Crankshaft Dowel Pin 'C' Engine

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Mark Sabbann
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Crankshaft Dowel Pin 'C' Engine

#1 Post by Mark Sabbann » Wed Sep 04, 2019 11:49 am

In the process of removing my flywheel to address a seal leak (the Torque Dude worked great: viewtopic.php?f=1&t=44287), I discovered one dowel pin was sheared off/broken with about 8mm coming off with the flywheel and the rest remaining in the hole in the crankshaft, recessed a few mm. What is the recommended way to remove the remains of the pin? My first attempt at drilling a pilot hole for an easy-out to be able to grab the pin was fruitless - they are very hard pins, as they should be. Ideas?
Mark Sabbann
1964 SC Coupe 'Essy'
1965 C Coupe 'The Yellow Delicious'
2013 Fiat 500 Abarth
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Don Gale
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Re: Crankshaft Dowel Pin 'C' Engine

#2 Post by Don Gale » Wed Sep 04, 2019 1:10 pm

The dowel pins are hard, but not too hard to drill. Get a cobalt drill, not too small, and use more pressure. Hopefully the hole is well centered. When an easy-out bites, it will expand the dowel diameter slightly, making it tighter. A tap would be better. Once pilot drilled, use a larger diameter drill for the appropriate tap drill size. Use a tap drill size chart for 60-65 percent threads (slightly oversize drill size vs. std. tap drill size). The larger the tap drill size, the easier it will tap. Use a plug tap 1/2 turn in, 1/4 turn back and remove periodically to clear chips. Follow with a bottom tap. Once tapped, insert a screw as tight as you can get it and use a slide hammer to pop it out. In lieu of a slide hammer, you could drive it out with an appropriate height stack of washers under the screw head, remove the screw and remove 1 or 2 washers when it starts pulling out and repeat. If all of the above goes to crap, then live with 7 dowels and avoid doing burnouts and 2nd gear scratch and wait until the next rebuild and let a machine shop EDM the broken dowel out.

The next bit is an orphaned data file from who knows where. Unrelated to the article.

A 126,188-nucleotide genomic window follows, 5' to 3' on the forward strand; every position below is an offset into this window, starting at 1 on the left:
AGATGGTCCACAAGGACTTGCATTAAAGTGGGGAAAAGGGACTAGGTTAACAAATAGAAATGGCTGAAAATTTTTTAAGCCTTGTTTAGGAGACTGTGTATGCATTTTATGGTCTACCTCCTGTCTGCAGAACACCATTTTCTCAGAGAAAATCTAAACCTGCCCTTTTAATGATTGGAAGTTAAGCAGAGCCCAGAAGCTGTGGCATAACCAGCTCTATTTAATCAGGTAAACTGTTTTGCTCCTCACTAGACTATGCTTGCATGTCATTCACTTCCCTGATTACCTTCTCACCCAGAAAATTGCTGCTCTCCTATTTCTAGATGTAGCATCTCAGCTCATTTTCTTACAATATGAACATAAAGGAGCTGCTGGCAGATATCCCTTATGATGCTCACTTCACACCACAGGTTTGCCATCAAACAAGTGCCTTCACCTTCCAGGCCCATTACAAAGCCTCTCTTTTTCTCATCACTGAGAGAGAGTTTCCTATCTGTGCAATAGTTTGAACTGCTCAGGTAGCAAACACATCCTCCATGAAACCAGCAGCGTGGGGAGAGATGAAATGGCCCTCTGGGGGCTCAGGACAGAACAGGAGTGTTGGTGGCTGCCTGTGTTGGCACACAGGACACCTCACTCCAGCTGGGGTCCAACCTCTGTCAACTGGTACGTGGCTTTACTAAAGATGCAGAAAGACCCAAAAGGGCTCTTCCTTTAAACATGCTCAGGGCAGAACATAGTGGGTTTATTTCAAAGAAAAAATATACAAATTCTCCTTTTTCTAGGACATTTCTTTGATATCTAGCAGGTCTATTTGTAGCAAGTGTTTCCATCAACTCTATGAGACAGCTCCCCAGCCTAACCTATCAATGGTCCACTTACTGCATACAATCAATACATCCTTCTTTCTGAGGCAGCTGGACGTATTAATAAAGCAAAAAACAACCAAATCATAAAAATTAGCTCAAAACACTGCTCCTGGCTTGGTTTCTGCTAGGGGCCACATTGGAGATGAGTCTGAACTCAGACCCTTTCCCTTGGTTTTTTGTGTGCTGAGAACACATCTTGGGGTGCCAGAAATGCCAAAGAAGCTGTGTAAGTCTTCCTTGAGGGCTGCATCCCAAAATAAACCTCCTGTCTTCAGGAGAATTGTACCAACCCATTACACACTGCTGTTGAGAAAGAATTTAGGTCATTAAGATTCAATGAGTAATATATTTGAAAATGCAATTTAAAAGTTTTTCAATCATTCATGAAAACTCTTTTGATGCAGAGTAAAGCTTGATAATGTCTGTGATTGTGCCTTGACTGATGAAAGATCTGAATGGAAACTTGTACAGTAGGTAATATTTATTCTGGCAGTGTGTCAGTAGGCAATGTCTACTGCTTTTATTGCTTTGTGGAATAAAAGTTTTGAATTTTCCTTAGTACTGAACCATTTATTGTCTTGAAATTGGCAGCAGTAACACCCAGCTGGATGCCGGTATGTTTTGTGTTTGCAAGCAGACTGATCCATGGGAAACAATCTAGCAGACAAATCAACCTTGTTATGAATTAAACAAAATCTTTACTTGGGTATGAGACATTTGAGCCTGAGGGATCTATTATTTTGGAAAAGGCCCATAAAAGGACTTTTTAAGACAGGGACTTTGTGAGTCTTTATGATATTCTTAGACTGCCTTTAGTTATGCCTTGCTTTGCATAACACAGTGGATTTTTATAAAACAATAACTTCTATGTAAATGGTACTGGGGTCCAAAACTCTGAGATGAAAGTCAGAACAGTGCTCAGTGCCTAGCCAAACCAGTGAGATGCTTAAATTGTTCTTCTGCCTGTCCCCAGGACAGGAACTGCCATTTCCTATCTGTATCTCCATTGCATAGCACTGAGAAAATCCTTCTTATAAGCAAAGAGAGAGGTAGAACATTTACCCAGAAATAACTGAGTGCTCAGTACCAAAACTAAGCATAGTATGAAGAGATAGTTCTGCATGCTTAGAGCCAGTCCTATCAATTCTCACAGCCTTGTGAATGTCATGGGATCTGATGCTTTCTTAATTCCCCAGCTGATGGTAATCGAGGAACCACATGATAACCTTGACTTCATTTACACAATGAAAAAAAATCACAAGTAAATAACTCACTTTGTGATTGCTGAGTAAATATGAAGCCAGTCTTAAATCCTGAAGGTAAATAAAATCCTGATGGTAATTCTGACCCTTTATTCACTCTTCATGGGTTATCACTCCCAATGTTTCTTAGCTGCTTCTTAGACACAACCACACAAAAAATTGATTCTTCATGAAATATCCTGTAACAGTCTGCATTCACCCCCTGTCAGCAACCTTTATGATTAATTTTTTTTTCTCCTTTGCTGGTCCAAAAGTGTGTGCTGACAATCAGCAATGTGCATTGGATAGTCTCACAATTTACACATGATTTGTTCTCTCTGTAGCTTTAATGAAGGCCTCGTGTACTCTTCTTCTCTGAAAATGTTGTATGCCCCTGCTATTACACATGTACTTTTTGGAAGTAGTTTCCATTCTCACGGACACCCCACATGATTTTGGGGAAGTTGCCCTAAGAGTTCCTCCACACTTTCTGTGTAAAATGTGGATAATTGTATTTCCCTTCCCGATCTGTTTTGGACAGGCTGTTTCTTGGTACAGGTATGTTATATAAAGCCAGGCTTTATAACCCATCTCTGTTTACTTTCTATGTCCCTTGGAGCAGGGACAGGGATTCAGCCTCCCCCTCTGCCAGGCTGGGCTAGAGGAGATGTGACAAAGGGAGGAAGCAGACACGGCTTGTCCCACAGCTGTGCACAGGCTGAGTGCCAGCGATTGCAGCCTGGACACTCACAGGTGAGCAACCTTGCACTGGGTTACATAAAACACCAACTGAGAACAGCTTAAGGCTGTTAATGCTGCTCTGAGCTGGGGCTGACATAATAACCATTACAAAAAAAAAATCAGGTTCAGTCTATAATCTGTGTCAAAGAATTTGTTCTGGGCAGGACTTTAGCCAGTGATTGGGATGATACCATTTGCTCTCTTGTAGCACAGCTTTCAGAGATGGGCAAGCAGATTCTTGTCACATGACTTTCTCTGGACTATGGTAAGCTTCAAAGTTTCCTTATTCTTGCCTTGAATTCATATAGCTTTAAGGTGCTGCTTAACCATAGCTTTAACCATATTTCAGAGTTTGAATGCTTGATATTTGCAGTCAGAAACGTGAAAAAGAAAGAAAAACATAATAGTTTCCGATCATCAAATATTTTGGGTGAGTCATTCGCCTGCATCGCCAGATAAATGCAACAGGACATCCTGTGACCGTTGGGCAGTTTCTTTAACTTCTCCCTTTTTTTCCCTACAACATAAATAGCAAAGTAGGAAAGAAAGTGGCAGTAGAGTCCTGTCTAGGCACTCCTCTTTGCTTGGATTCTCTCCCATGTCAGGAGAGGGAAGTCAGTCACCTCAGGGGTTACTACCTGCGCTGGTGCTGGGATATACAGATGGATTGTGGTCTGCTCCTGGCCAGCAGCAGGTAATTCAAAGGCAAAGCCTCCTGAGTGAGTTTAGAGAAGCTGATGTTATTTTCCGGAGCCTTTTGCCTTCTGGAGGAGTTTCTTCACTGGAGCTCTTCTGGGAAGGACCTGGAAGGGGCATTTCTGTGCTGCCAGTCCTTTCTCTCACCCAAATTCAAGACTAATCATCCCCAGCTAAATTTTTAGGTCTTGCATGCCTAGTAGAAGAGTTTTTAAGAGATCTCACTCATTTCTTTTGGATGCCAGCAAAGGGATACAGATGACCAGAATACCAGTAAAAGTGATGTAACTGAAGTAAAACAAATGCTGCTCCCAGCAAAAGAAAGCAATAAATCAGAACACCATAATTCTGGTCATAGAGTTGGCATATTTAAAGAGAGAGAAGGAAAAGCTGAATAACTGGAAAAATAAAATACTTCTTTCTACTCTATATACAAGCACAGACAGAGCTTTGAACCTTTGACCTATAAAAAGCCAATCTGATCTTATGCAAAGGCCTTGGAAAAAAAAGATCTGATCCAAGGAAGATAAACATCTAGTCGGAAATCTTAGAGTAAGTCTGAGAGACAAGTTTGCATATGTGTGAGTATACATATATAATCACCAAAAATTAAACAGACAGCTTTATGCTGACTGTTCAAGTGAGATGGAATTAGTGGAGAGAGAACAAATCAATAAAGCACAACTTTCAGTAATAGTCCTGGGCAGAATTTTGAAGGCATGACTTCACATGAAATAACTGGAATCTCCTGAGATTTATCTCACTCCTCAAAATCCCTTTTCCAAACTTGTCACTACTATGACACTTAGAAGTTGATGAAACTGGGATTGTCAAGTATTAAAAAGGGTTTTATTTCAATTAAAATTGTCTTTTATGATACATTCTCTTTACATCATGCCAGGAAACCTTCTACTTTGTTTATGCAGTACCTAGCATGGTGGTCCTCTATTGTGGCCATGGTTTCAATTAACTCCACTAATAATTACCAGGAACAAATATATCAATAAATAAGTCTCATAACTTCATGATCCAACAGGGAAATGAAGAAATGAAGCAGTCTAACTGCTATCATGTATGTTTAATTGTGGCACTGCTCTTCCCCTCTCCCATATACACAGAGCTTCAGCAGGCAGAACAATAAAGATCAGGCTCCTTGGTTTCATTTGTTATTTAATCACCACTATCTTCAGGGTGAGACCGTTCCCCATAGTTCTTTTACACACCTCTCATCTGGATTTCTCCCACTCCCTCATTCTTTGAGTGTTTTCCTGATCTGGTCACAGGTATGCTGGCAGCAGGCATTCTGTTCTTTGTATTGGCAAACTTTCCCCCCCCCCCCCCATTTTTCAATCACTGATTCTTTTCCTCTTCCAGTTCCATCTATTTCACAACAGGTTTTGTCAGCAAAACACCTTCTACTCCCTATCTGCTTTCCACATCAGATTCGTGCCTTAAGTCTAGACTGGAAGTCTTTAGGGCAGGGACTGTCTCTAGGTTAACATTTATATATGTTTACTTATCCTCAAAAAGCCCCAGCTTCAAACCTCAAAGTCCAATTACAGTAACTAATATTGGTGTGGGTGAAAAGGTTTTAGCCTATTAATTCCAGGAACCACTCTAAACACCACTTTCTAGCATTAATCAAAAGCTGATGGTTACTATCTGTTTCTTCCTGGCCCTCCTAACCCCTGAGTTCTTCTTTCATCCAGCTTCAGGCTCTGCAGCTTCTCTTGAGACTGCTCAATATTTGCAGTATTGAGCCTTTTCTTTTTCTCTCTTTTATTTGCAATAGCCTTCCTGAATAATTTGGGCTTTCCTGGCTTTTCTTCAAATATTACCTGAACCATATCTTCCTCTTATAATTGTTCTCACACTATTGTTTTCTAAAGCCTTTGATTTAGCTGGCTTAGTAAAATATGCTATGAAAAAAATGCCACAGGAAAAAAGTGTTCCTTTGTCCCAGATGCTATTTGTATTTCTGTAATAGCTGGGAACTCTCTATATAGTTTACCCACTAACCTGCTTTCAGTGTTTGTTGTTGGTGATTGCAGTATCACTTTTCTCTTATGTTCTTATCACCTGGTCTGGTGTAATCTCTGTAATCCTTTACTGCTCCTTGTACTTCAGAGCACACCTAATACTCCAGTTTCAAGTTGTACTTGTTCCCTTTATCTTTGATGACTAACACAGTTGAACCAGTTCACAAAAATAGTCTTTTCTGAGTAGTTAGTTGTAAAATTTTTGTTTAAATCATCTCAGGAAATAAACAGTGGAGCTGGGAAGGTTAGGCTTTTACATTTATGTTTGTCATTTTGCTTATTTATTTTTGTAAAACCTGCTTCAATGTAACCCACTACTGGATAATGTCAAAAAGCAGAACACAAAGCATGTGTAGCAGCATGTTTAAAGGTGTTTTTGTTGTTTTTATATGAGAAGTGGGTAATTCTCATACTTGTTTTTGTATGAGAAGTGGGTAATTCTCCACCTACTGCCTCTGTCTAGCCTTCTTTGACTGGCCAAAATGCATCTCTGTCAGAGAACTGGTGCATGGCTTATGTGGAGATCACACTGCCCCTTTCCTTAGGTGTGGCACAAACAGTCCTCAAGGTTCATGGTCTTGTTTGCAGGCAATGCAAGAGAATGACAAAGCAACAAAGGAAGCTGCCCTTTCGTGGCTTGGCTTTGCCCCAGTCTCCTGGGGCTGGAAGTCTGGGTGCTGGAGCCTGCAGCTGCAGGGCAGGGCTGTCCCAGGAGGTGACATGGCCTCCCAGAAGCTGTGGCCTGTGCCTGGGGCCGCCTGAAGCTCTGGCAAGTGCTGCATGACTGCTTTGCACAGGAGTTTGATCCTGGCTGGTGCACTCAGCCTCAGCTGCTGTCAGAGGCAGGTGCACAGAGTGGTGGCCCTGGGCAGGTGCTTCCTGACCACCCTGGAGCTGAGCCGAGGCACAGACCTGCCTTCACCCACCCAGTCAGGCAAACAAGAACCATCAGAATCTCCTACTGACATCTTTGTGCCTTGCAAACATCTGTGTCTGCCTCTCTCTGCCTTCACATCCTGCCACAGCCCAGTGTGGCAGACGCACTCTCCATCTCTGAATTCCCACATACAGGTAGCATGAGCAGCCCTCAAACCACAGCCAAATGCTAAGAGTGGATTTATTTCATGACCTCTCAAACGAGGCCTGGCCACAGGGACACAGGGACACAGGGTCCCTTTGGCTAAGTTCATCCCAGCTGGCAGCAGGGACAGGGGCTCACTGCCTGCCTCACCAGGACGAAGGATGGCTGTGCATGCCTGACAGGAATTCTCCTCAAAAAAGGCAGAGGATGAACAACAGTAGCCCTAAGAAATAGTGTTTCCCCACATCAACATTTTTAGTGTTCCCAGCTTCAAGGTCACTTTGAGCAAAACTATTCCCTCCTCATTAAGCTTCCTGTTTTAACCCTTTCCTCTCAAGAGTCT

1958 1600 Super Sunroof Coupe
former 1966 Euro 912 Sunroof
former 1978 Intermeccanica Speedster w/'68 912

Martin Benade
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Re: Crankshaft Dowel Pin 'C' Engine

#3 Post by Martin Benade » Wed Sep 04, 2019 1:31 pm

It’s rather unusual for a single pin to crack, isn’t it?

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Don Gale
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Re: Crankshaft Dowel Pin 'C' Engine

#4 Post by Don Gale » Wed Sep 04, 2019 3:00 pm

Martin Benade wrote:
Wed Sep 04, 2019 1:31 pm
It’s rather unusual for a single pin to crack, isn’t it?
Very good observation. Best to remove all of them and replace with new. Here's a simple collet for gripping snug dowel pins. Use a scrap piece of 3/16" or 1/4" aluminum plate approx. 1" x 3" or 4" lg. Drill a hole the same diameter as the dowel (snug is better). Saw a vee shaped notch from the end to the hole. Slip the hole over the dowel, spread if necessary. Pinch the ends either by hand or with pliers and twist the dowels out.

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1958 1600 Super Sunroof Coupe
former 1966 Euro 912 Sunroof
former 1978 Intermeccanica Speedster w/'68 912